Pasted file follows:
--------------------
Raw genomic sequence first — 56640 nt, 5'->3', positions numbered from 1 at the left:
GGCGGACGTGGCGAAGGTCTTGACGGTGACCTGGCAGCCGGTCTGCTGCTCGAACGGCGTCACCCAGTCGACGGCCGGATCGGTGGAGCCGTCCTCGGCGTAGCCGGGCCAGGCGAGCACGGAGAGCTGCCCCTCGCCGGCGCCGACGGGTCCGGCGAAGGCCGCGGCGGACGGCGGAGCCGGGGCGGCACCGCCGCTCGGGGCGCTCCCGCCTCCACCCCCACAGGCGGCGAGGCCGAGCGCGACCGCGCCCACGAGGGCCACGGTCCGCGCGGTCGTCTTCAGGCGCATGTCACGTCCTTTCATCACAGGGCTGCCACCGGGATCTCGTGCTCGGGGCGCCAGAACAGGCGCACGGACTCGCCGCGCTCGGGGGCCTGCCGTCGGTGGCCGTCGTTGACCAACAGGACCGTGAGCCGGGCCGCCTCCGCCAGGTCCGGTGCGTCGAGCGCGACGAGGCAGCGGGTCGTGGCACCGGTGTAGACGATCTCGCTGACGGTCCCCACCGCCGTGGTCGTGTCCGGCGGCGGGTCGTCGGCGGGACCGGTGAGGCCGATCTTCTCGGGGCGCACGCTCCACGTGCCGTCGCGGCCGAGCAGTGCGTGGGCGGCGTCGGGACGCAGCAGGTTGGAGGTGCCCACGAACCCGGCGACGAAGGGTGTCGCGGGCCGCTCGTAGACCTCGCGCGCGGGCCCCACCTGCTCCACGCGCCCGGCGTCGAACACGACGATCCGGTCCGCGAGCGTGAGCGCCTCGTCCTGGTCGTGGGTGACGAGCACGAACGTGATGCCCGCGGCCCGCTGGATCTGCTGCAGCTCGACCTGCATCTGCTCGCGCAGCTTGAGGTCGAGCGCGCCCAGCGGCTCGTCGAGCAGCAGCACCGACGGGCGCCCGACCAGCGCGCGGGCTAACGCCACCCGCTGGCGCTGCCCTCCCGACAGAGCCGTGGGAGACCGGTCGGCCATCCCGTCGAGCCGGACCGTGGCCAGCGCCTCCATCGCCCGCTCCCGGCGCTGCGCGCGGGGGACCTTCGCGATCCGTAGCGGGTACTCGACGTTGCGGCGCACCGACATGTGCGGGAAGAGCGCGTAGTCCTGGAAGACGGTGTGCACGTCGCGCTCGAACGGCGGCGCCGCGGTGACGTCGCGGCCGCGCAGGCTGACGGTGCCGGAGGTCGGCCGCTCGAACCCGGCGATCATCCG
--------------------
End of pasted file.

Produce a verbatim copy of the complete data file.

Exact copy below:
Raw genomic sequence first — 56640 nt, 5'->3', positions numbered from 1 at the left:
GGCGGACGTGGCGAAGGTCTTGACGGTGACCTGGCAGCCGGTCTGCTGCTCGAACGGCGTCACCCAGTCGACGGCCGGATCGGTGGAGCCGTCCTCGGCGTAGCCGGGCCAGGCGAGCACGGAGAGCTGCCCCTCGCCGGCGCCGACGGGTCCGGCGAAGGCCGCGGCGGACGGCGGAGCCGGGGCGGCACCGCCGCTCGGGGCGCTCCCGCCTCCACCCCCACAGGCGGCGAGGCCGAGCGCGACCGCGCCCACGAGGGCCACGGTCCGCGCGGTCGTCTTCAGGCGCATGTCACGTCCTTTCATCACAGGGCTGCCACCGGGATCTCGTGCTCGGGGCGCCAGAACAGGCGCACGGACTCGCCGCGCTCGGGGGCCTGCCGTCGGTGGCCGTCGTTGACCAACAGGACCGTGAGCCGGGCCGCCTCCGCCAGGTCCGGTGCGTCGAGCGCGACGAGGCAGCGGGTCGTGGCACCGGTGTAGACGATCTCGCTGACGGTCCCCACCGCCGTGGTCGTGTCCGGCGGCGGGTCGTCGGCGGGACCGGTGAGGCCGATCTTCTCGGGGCGCACGCTCCACGTGCCGTCGCGGCCGAGCAGTGCGTGGGCGGCGTCGGGACGCAGCAGGTTGGAGGTGCCCACGAACCCGGCGACGAAGGGTGTCGCGGGCCGCTCGTAGACCTCGCGCGCGGGCCCCACCTGCTCCACGCGCCCGGCGTCGAACACGACGATCCGGTCCGCGAGCGTGAGCGCCTCGTCCTGGTCGTGGGTGACGAGCACGAACGTGATGCCCGCGGCCCGCTGGATCTGCTGCAGCTCGACCTGCATCTGCTCGCGCAGCTTGAGGTCGAGCGCGCCCAGCGGCTCGTCGAGCAGCAGCACCGACGGGCGCCCGACCAGCGCGCGGGCTAACGCCACCCGCTGGCGCTGCCCTCCCGACAGAGCCGTGGGAGACCGGTCGGCCATCCCGTCGAGCCGGACCGTGGCCAGCGCCTCCATCGCCCGCTCCCGGCGCTGCGCGCGGGGGACCTTCGCGATCCGTAGCGGGTACTCGACGTTGCGGCGCACCGACATGTGCGGGAAGAGCGCGTAGTCCTGGAAGACGGTGTGCACGTCGCGCTCGAACGGCGGCGCCGCGGTGACGTCGCGGCCGCGCAGGCTGACGGTGCCGGAGGTCGGCCGCTCGAACCCGGCGATCATCCG